This next story in my weekly series of excerpted stories of veterans from my books is about a young woman who wanted to help sick people but had no funds. The war helped her achieve her dreams of being a nurse.
Stories from females who volunteered to join the military are few among my total of 260 interviews. Each woman is to be admired for volunteering her efforts.
What are your thoughts about these women who served our country from 1941-1945?
Did you know any of them?
Has someone from your family served in the military? If so, share information as you know it.
My blog is dedicated to World War II. Be sure to read the dozens of other stories here.
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Frances Beeler’s short video was just posted on 1/27/22!
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Thanks to all veterans reading this for your service. And thanks to your families as well for their sacrifices!
Frances Kraner Beeler
In 1942, Frances Kraner of Geneva, Indiana, heard an Army recruiter tell about the need for medical staff, especially nurses. The Army would pay for the woman’s education in return for a certain commitment of time in the military.
Beeler had desired a career as a nurse, but knew her family didn’t have money for the training. Beeler seized her opportunity and enlisted in the Army.
Following basic training, Beeler was sent to Fitzsimmons General Hospital in Denver where she attended nursing classes in the morning and hands-on nursing after lunch.
Beeler learned to give shots and bandage wounds. She also assisted in surgeries. Beeler reveled in every experience. “I had my nose right in the middle of what was happening,” she said.
After a transfer to Beaumont General Hospital at Beaumont, Texas, Beeler was appalled at the serious war wounds that included damage done to frozen limbs on soldiers’ hands and feet. “Living in foxholes for months during the harsh winter had caused loss of circulation in soldiers’ extremities,” she said. Sometimes when redressing a bandage, a dead toe would fly off of a patient’s foot.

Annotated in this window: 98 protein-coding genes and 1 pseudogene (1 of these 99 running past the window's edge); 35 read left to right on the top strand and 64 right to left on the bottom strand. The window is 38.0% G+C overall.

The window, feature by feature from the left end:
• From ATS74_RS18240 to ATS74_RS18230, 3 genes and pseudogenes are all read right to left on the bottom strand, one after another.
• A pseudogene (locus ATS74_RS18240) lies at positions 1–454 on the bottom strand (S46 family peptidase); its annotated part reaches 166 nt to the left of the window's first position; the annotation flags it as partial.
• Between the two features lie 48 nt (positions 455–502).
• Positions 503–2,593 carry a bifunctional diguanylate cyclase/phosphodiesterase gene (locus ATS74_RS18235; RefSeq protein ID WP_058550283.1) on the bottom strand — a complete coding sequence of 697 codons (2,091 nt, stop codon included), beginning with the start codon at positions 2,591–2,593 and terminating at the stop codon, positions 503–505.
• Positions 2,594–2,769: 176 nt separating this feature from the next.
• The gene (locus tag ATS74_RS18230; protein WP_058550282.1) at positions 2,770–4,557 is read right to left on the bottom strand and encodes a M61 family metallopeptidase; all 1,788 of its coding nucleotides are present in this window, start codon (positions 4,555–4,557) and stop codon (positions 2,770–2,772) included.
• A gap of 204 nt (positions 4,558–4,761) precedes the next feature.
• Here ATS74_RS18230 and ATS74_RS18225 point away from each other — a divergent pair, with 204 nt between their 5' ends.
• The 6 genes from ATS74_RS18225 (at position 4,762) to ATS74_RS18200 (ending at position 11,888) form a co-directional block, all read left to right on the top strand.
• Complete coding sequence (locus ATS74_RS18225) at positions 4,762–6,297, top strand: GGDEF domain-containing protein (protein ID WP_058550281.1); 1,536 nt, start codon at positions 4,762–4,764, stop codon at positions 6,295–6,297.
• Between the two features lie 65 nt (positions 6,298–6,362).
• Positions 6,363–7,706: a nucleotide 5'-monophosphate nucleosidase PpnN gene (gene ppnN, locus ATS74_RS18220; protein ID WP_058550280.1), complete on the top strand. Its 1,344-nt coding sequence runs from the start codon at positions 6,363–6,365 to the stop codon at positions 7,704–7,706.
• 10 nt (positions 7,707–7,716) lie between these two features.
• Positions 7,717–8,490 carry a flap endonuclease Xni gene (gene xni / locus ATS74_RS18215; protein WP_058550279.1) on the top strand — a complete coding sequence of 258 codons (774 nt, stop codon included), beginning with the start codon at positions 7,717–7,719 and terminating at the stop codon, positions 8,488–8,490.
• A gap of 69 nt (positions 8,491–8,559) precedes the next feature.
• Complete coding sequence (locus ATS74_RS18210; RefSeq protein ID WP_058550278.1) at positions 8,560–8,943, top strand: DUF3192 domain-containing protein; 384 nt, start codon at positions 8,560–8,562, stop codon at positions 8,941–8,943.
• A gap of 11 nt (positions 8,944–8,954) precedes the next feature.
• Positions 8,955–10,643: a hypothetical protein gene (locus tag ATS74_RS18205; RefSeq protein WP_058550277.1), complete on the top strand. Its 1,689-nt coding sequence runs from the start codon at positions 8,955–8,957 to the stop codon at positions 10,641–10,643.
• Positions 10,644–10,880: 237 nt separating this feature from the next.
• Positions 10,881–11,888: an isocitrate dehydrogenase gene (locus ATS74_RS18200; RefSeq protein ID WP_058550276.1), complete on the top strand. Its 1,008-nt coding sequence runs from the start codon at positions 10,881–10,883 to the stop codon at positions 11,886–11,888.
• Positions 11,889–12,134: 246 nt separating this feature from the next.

Beeler administered many shots, using the same syringe repeatedly, due to the need to conserve. An exciting new drug, penicillin, helped to stop infection.
Some patients at the hospital included German soldiers injured in battle and taken as prisoners of war. When their injuries had healed, they were assigned to clean hospital wards.
Beeler and other members of the medical staff were not allowed to talk to the German POWs who were under the watchful eyes of American guards. At first, Beeler was uncomfortable in their presence. But as the POWs worked hard and didn’t cause disturbances, the staff gradually relaxed. “They took a lot of work away from us to free us to help soldiers,” said Beeler.
On Sundays available medical staff volunteered to help soldiers to chapel services in the hospital. “We called the line of patients in wheelchairs ‘The Tuners Trolley’,” said Beeler.
When friends from home sent roses for her 22nd birthday, she shared them with staff and patients. They, in turn, sang to her which she enjoyed.
Beeler remained at Beaumont until the end of the war. Back home, she married Corwin Beeler, a soldier who had spent four years in the Army as a plane mechanic at a South American air base. They became parents to five children.
“I was glad to have the opportunity to serve my country as a nurse,” she said. “I may not have helped to win the war, but I helped.”